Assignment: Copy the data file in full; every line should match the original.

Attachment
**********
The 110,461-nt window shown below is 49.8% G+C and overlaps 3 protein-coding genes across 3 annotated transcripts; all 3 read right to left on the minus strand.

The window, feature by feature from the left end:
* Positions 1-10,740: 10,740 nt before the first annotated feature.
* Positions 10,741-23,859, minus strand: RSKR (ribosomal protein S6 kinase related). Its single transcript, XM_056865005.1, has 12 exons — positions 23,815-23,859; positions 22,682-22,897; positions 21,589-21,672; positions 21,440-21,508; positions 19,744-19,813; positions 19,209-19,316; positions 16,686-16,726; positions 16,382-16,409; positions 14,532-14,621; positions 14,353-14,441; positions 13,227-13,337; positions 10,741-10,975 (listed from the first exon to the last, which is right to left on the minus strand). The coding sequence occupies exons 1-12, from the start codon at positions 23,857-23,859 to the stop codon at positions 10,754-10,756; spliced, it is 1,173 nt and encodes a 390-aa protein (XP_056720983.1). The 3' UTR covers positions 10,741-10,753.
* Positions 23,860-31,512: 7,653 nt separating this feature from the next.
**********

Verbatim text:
The 110,461-nt window shown below is 49.8% G+C and overlaps 3 protein-coding genes across 3 annotated transcripts; all 3 read right to left on the minus strand.

The window, feature by feature from the left end:
* Positions 1-10,740: 10,740 nt before the first annotated feature.
* Positions 10,741-23,859, minus strand: RSKR (ribosomal protein S6 kinase related). Its single transcript, XM_056865005.1, has 12 exons — positions 23,815-23,859; positions 22,682-22,897; positions 21,589-21,672; positions 21,440-21,508; positions 19,744-19,813; positions 19,209-19,316; positions 16,686-16,726; positions 16,382-16,409; positions 14,532-14,621; positions 14,353-14,441; positions 13,227-13,337; positions 10,741-10,975 (listed from the first exon to the last, which is right to left on the minus strand). The coding sequence occupies exons 1-12, from the start codon at positions 23,857-23,859 to the stop codon at positions 10,754-10,756; spliced, it is 1,173 nt and encodes a 390-aa protein (XP_056720983.1). The 3' UTR covers positions 10,741-10,753.
* Positions 23,860-31,512: 7,653 nt separating this feature from the next.